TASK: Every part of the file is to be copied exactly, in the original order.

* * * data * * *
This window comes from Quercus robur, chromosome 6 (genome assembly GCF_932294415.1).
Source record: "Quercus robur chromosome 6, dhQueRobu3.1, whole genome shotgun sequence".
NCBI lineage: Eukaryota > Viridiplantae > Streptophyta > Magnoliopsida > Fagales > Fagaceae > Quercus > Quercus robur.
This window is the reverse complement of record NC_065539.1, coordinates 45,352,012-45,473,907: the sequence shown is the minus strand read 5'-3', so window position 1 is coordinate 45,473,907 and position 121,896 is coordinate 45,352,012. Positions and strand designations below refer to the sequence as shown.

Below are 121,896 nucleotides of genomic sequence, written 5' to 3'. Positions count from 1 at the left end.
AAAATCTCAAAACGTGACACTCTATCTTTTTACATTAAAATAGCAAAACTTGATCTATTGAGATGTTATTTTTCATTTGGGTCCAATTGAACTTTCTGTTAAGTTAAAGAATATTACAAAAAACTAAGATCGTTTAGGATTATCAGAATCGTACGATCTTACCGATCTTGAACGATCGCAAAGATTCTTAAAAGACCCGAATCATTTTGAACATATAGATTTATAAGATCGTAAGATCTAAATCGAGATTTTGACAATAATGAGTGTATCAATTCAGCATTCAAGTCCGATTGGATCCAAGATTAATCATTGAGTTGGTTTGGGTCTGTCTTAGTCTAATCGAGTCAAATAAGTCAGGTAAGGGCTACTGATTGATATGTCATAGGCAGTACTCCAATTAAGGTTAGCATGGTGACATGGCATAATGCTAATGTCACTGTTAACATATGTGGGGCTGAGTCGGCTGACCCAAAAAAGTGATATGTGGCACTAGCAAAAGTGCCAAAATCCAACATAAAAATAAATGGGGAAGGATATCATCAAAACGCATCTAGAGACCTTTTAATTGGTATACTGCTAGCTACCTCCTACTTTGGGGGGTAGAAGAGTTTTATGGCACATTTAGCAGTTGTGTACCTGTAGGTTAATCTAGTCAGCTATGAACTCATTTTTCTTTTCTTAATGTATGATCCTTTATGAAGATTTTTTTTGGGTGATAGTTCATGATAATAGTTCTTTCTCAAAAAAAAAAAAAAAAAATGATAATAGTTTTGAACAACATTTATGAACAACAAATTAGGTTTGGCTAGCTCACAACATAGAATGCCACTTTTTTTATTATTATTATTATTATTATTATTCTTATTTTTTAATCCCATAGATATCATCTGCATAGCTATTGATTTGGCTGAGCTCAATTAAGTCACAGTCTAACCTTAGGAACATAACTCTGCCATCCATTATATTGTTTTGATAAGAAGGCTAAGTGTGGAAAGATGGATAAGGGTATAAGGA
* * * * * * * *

This window comes from Quercus robur, chromosome 6 (genome assembly GCF_932294415.1).
Source record: "Quercus robur chromosome 6, dhQueRobu3.1, whole genome shotgun sequence".
NCBI lineage: Eukaryota > Viridiplantae > Streptophyta > Magnoliopsida > Fagales > Fagaceae > Quercus > Quercus robur.
This window is the reverse complement of record NC_065539.1, coordinates 45,352,012-45,473,907: the sequence shown is the minus strand read 5'-3', so window position 1 is coordinate 45,473,907 and position 121,896 is coordinate 45,352,012. Positions and strand designations below refer to the sequence as shown.

Below are 121,896 nucleotides of genomic sequence, written 5' to 3'. Positions count from 1 at the left end.
AAAATCTCAAAACGTGACACTCTATCTTTTTACATTAAAATAGCAAAACTTGATCTATTGAGATGTTATTTTTCATTTGGGTCCAATTGAACTTTCTGTTAAGTTAAAGAATATTACAAAAAACTAAGATCGTTTAGGATTATCAGAATCGTACGATCTTACCGATCTTGAACGATCGCAAAGATTCTTAAAAGACCCGAATCATTTTGAACATATAGATTTATAAGATCGTAAGATCTAAATCGAGATTTTGACAATAATGAGTGTATCAATTCAGCATTCAAGTCCGATTGGATCCAAGATTAATCATTGAGTTGGTTTGGGTCTGTCTTAGTCTAATCGAGTCAAATAAGTCAGGTAAGGGCTACTGATTGATATGTCATAGGCAGTACTCCAATTAAGGTTAGCATGGTGACATGGCATAATGCTAATGTCACTGTTAACATATGTGGGGCTGAGTCGGCTGACCCAAAAAAGTGATATGTGGCACTAGCAAAAGTGCCAAAATCCAACATAAAAATAAATGGGGAAGGATATCATCAAAACGCATCTAGAGACCTTTTAATTGGTATACTGCTAGCTACCTCCTACTTTGGGGGGTAGAAGAGTTTTATGGCACATTTAGCAGTTGTGTACCTGTAGGTTAATCTAGTCAGCTATGAACTCATTTTTCTTTTCTTAATGTATGATCCTTTATGAAGATTTTTTTTGGGTGATAGTTCATGATAATAGTTCTTTCTCAAAAAAAAAAAAAAAAAATGATAATAGTTTTGAACAACATTTATGAACAACAAATTAGGTTTGGCTAGCTCACAACATAGAATGCCACTTTTTTTATTATTATTATTATTATTATTATTCTTATTTTTTAATCCCATAGATATCATCTGCATAGCTATTGATTTGGCTGAGCTCAATTAAGTCACAGTCTAACCTTAGGAACATAACTCTGCCATCCATTATATTGTTTTGATAAGAAGGCTAAGTGTGGAAAGATGGATAAGGGTATAAGGA